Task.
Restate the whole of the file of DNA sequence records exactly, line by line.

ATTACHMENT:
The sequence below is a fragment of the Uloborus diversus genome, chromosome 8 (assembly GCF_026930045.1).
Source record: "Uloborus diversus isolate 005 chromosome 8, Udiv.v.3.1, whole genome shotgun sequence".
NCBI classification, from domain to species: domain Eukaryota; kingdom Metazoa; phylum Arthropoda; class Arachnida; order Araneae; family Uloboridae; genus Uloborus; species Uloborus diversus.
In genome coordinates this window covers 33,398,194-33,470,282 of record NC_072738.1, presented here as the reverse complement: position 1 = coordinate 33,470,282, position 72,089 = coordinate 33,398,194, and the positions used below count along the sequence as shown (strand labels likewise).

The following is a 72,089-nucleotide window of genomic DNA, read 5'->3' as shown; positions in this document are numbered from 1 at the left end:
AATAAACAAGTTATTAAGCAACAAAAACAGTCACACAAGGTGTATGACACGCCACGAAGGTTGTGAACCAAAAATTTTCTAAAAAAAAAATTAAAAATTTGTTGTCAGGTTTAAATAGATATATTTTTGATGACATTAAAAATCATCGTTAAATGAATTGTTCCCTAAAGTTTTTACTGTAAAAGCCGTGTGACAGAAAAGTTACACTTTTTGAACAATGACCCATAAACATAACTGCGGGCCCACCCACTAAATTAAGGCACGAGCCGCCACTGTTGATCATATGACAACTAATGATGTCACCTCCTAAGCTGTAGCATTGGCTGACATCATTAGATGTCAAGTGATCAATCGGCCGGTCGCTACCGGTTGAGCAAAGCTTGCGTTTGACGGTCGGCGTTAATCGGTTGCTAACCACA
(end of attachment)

The sequence below is a fragment of the Uloborus diversus genome, chromosome 8 (assembly GCF_026930045.1).
Source record: "Uloborus diversus isolate 005 chromosome 8, Udiv.v.3.1, whole genome shotgun sequence".
NCBI classification, from domain to species: domain Eukaryota; kingdom Metazoa; phylum Arthropoda; class Arachnida; order Araneae; family Uloboridae; genus Uloborus; species Uloborus diversus.
In genome coordinates this window covers 33,398,194-33,470,282 of record NC_072738.1, presented here as the reverse complement: position 1 = coordinate 33,470,282, position 72,089 = coordinate 33,398,194, and the positions used below count along the sequence as shown (strand labels likewise).

The following is a 72,089-nucleotide window of genomic DNA, read 5'->3' as shown; positions in this document are numbered from 1 at the left end:
AATAAACAAGTTATTAAGCAACAAAAACAGTCACACAAGGTGTATGACACGCCACGAAGGTTGTGAACCAAAAATTTTCTAAAAAAAAAATTAAAAATTTGTTGTCAGGTTTAAATAGATATATTTTTGATGACATTAAAAATCATCGTTAAATGAATTGTTCCCTAAAGTTTTTACTGTAAAAGCCGTGTGACAGAAAAGTTACACTTTTTGAACAATGACCCATAAACATAACTGCGGGCCCACCCACTAAATTAAGGCACGAGCCGCCACTGTTGATCATATGACAACTAATGATGTCACCTCCTAAGCTGTAGCATTGGCTGACATCATTAGATGTCAAGTGATCAATCGGCCGGTCGCTACCGGTTGAGCAAAGCTTGCGTTTGACGGTCGGCGTTAATCGGTTGCTAACCACA